• Global community
    • Language:
      • Deutsch
      • English
      • Español
      • Français
      • Português
  • 日本語コミュニティ
    Dedicated community for Japanese speakers
  • 한국 커뮤니티
    Dedicated community for Korean speakers
Exit
0

small changes in LAB leading to huge changes in CMYK

New Here ,
Jan 24, 2024 Jan 24, 2024

Copy link to clipboard

Copied

i work in a custom print shop that works with design firms which are very particular about their colors printing exactly how they think it should look. these colors are pretty much always PANTONE colors of some sort. to this end, when they request samples of color, i create a document that contains what the internet says the color mix of that particular color should be along with 120 variations of that color.

 

to achieve this while having the fewest amount of repeating colors, i often use more than one color mode setting when making a new swatch to get a wide variety of CMYK values. for example, after making some adjustments to its CMYK values ill switch the color mode to LAB and make a few adjustments from there. most of the time this works great as it changes the colors in a way i desire and doesn't stray too far from the original CMYK value i provided, but for some colors it makes massive changes to the CMYK color mix.

 

for example, when making variations of PMS Warm Gray 4C, i set the original CMYK value to "C 0, M 5, Y 9, K 29". then i make a new swatch using the mentioned CMYK value as a base, change the color mode in the new swatch menu to LAB and give the L slider an adjustment of +2. this small adjustment takes the color mix from 0, 5, 9, 22 to -> 23.69, 22.06, 25.96, 0. while the swatch appears to be similar in color on my screen display, the mix is completely wrong having undergone a massive change and this is a big problem when dealing a print product.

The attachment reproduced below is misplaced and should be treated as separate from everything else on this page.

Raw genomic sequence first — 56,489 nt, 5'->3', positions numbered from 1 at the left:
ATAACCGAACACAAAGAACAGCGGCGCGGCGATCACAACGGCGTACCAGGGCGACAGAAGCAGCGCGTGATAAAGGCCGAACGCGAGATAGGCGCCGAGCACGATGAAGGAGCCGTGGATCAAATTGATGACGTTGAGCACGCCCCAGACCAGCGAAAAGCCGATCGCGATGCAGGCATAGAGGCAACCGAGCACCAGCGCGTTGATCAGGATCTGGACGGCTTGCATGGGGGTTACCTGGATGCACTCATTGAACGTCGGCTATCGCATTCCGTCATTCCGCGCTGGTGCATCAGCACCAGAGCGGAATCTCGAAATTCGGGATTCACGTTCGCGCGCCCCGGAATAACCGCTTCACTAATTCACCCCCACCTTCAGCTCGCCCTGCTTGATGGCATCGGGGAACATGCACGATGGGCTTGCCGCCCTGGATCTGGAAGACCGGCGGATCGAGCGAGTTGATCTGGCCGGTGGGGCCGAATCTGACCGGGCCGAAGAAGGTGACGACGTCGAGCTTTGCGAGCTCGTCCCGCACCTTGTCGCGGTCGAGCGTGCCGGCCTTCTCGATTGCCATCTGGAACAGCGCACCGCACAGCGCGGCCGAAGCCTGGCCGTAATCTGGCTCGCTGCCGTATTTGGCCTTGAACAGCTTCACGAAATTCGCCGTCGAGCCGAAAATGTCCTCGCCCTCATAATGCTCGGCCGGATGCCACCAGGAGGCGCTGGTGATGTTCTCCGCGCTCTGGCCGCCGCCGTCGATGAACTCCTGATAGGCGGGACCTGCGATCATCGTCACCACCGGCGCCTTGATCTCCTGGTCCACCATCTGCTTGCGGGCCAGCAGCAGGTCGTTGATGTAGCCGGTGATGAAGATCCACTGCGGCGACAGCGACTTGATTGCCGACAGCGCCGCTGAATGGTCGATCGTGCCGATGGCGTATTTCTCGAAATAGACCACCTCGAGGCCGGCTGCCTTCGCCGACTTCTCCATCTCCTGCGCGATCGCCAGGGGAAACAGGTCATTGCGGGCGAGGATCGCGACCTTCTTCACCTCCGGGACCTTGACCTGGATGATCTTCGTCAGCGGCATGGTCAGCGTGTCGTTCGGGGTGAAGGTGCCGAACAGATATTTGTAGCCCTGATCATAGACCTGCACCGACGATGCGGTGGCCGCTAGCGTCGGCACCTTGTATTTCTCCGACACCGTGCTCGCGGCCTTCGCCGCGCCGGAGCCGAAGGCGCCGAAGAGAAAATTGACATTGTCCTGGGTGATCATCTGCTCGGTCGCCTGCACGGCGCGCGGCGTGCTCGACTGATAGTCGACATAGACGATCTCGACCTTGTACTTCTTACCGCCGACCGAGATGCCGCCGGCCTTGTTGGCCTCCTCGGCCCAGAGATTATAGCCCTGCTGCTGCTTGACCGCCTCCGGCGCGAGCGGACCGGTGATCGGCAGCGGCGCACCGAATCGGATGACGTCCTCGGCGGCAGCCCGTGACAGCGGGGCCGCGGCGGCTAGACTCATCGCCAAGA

why does illustrator treat colors differently in this regard? some colors take the LAB adjustments just fine and don't stray too far, while colors like this have their mix undergo massive changes.

is there a way to change this so that making such small changes to different color modes doesn't completely throw off the CMYK color equivalent?

 

since when i use this method, it generally severely reduces the amount of black while upping the values of the other 3 colors by a large margin, i figured that there is a setting somewhere that handles how much black is used in a color calclulation but for the life of me i cannot find it or find the right phrase to google to find it. 

 

 

TOPICS
How-to , Tools

Views

74

Translate

Translate

Report

Report
Community guidelines
Be kind and respectful, give credit to the original source of content, and search for duplicates before posting. Learn more
community guidelines
Adobe
Community Expert ,
Jan 24, 2024 Jan 24, 2024

Copy link to clipboard

Copied

What the Internet says about color conversion is mostly wrong, it does use simple formulas and does not use an color management with ICC profiles.

What you describe is the conversion from a 3 color component to a 4 color component space.

The amount of black generated is dependend on th CMYK profile used.

There are many possible CMYK values for the same Lab or RGB numbers, it de pends on the profile for the printing process.

Votes

Translate

Translate

Report

Report
Community guidelines
Be kind and respectful, give credit to the original source of content, and search for duplicates before posting. Learn more
community guidelines
New Here ,
Jan 25, 2024 Jan 25, 2024

Copy link to clipboard

Copied

LATEST

how would you solve this issue? what profile would you use to make sure that the color mix doesnt stray too far off of the original CMYK value when converting from a 3 component to 4 component space? is the issue just not solvable this way?

Votes

Translate

Translate

Report

Report
Community guidelines
Be kind and respectful, give credit to the original source of content, and search for duplicates before posting. Learn more
community guidelines